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Few pupils 'would tell teachers about online risk'

Pupil survey raises concerns that classroom e-safety education has little relevance to children's use of technology

Online safety training in schools

Pupil survey raises concerns that classroom e-safety education has little relevance to children's use of technology

Less than half of secondary pupils would confide in a teacher if they felt “concerned” about something that had happened to them online, according to new research.

In a survey on digital safety, just four in 10 said they would feel “comfortable speaking to a teacher, or other member of staff at school” if they were caught up in an online incident.

Another 30 per cent of pupils said they would not speak to school staff, with a further 29.6 per cent saying they didn’t know what they would do in that situation, according to a report by educational initiative Digital Schoolhouse.

The survey comes amid concern that the Department for Education's current guidance on digital issues such as cyber-bullying, sexting and online safety is outdated.

Ofsted says schools should "protect and educate pupils and staff in their use of technology and have the appropriate mechanisms to intervene and support any incident where appropriate".

But the survey, in which 2,000 12- and 13-year-olds across the country were contacted, also shows that 30 per cent of students thought their classroom e-safety education “has little to no relevance to their use of technology outside school”. In fact, only 23 per cent of pupils labelled their online education as “completely relevant”.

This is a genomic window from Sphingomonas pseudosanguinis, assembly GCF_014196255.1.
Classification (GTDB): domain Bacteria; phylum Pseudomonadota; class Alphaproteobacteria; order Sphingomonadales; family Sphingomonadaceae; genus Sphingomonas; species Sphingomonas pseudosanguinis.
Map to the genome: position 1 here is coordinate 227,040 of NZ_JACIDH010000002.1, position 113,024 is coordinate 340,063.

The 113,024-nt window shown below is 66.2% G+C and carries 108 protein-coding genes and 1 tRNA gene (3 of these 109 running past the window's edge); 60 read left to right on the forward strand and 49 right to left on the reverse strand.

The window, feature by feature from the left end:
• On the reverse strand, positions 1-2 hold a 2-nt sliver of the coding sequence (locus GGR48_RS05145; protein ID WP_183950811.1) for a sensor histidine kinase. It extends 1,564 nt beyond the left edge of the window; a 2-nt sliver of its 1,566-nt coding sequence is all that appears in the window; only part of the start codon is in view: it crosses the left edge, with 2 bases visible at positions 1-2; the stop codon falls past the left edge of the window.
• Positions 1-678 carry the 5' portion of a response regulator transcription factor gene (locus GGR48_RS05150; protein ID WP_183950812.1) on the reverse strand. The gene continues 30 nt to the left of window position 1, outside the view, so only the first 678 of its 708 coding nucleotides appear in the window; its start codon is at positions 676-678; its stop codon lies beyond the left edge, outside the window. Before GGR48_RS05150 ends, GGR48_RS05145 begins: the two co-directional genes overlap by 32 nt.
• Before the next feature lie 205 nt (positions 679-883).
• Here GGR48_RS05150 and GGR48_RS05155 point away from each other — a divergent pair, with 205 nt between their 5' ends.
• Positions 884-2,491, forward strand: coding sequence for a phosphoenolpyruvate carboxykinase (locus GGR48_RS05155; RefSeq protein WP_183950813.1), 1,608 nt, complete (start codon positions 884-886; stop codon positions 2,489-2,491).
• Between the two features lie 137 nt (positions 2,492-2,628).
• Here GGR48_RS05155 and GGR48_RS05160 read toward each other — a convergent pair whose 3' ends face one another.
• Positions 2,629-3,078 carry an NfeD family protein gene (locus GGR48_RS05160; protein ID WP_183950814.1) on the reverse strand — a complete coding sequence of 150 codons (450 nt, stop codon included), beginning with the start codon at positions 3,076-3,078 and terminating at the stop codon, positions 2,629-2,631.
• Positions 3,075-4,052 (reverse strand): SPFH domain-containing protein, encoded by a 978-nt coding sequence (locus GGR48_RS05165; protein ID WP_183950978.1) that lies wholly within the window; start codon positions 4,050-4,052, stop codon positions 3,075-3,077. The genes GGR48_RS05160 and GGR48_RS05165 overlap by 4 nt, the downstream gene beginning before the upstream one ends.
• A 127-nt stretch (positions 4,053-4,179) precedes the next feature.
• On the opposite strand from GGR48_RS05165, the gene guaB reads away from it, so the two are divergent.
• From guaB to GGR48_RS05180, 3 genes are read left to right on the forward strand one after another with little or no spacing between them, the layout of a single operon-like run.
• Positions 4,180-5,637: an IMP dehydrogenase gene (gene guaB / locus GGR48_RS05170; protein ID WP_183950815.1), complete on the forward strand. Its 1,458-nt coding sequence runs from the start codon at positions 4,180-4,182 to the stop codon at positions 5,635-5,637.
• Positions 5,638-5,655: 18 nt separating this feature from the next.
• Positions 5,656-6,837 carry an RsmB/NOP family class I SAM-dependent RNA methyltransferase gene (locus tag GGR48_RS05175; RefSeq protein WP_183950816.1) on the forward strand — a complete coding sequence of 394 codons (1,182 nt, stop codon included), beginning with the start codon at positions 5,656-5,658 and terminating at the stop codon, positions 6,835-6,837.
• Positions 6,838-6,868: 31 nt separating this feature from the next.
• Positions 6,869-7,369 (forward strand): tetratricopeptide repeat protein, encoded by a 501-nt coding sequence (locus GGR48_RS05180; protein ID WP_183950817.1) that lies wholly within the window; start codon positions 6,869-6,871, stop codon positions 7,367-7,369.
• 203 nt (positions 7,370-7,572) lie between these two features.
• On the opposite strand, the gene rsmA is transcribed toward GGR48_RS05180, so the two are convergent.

Pupils 'should be able to raise online safety issues'

The survey report says: “We want schools to be a safe haven, somewhere where students can find someone to talk to. We want them to be able to raise e-safety issues at school, where appropriate action can be taken.”

Most of those surveyed indicated that their e-safety education focused on cyber-bullying and social media and that it was largely repetitive.

Digital Schoolhouse director Shahneila Saeed said the UK “still has a lot of work to do when it comes to e-safety”.

She added: “The survey has helped us to identify the areas we need to work on and has raised questions about the need for both a greater collaboration with parents and a national conversation about what else we can do ensure young people remain safe online.”

In July, education secretary Damian Hinds said he wanted children to be taught about the dangers of social media from the age of 4 to help them deal with the "challenges of the modern world".

He launched a consultation in the summer on new guidance on how to teach relationships and sex education at school, which would take into account rules for social media.

Writing in the Daily Telegraph, Mr Hinds said: "Many of today's problems didn't exist when we last gave schools guidance on how to teach relationships and sex education, 18 years ago.

"It's high time we updated these subjects, which are so important in helping young people to become happy, well-rounded and better able to deal with the challenges of the modern world."

Digital Schoolhouse is a non-profit programme, backed by computer games brand PlayStation, which helps pupils to develop computer skills.


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